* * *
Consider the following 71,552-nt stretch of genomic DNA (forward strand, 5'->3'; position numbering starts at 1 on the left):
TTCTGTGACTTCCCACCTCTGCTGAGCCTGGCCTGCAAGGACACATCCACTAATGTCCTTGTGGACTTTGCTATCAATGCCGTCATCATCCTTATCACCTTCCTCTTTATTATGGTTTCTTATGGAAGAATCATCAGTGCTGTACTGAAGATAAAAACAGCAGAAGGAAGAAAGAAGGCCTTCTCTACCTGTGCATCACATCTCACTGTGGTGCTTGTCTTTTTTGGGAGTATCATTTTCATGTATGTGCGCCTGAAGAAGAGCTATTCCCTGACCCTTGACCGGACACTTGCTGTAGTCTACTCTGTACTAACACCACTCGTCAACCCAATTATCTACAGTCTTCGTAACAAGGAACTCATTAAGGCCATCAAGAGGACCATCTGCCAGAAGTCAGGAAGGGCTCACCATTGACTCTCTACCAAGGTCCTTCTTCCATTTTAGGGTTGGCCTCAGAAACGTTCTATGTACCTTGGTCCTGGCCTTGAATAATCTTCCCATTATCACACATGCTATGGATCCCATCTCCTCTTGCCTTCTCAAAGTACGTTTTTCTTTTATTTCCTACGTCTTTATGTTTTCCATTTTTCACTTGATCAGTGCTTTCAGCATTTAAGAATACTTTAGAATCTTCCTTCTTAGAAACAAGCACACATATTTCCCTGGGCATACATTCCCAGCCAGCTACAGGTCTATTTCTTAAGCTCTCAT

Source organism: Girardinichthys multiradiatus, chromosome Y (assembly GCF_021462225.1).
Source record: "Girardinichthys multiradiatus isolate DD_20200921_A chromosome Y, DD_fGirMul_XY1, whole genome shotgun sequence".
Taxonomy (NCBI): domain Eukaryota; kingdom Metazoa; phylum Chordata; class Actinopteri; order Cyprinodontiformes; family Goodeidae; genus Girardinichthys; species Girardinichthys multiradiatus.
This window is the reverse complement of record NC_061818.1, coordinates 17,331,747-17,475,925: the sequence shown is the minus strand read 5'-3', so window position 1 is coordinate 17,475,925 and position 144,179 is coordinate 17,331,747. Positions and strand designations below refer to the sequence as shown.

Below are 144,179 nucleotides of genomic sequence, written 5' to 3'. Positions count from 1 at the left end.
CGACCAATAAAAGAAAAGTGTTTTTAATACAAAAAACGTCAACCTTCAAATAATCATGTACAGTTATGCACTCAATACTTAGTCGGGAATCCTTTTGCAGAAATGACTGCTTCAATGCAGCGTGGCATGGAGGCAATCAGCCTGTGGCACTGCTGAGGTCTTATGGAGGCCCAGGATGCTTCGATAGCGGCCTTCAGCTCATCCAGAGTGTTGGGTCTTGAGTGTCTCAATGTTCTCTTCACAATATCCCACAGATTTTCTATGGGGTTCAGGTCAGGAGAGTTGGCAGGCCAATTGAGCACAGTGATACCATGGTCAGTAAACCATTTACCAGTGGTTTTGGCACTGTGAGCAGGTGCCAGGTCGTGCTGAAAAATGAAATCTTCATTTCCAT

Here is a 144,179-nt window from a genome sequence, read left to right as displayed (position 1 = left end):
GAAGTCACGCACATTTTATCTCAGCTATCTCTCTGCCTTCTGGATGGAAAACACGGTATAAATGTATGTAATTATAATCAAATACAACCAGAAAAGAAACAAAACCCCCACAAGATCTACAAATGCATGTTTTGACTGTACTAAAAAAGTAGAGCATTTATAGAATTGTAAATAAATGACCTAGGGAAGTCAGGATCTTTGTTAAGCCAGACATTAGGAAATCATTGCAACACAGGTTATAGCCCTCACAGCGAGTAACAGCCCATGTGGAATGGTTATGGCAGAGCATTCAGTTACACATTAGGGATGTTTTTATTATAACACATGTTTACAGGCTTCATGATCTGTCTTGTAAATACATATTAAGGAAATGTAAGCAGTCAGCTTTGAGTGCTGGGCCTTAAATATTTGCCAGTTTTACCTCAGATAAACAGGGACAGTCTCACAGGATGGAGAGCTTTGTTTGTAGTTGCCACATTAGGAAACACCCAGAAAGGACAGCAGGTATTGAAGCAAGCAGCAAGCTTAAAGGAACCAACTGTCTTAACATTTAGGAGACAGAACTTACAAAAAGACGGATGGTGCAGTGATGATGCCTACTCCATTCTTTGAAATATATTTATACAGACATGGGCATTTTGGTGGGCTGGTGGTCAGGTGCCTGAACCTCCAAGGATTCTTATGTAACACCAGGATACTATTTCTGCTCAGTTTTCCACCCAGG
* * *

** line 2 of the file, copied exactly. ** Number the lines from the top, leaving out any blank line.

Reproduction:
TTCTGTGACTTCCCACCTCTGCTGAGCCTGGCCTGCAAGGACACATCCACTAATGTCCTTGTGGACTTTGCTATCAATGCCGTCATCATCCTTATCACCTTCCTCTTTATTATGGTTTCTTATGGAAGAATCATCAGTGCTGTACTGAAGATAAAAACAGCAGAAGGAAGAAAGAAGGCCTTCTCTACCTGTGCATCACATCTCACTGTGGTGCTTGTCTTTTTTGGGAGTATCATTTTCATGTATGTGCGCCTGAAGAAGAGCTATTCCCTGACCCTTGACCGGACACTTGCTGTAGTCTACTCTGTACTAACACCACTCGTCAACCCAATTATCTACAGTCTTCGTAACAAGGAACTCATTAAGGCCATCAAGAGGACCATCTGCCAGAAGTCAGGAAGGGCTCACCATTGACTCTCTACCAAGGTCCTTCTTCCATTTTAGGGTTGGCCTCAGAAACGTTCTATGTACCTTGGTCCTGGCCTTGAATAATCTTCCCATTATCACACATGCTATGGATCCCATCTCCTCTTGCCTTCTCAAAGTACGTTTTTCTTTTATTTCCTACGTCTTTATGTTTTCCATTTTTCACTTGATCAGTGCTTTCAGCATTTAAGAATACTTTAGAATCTTCCTTCTTAGAAACAAGCACACATATTTCCCTGGGCATACATTCCCAGCCAGCTACAGGTCTATTTCTTAAGCTCTCAT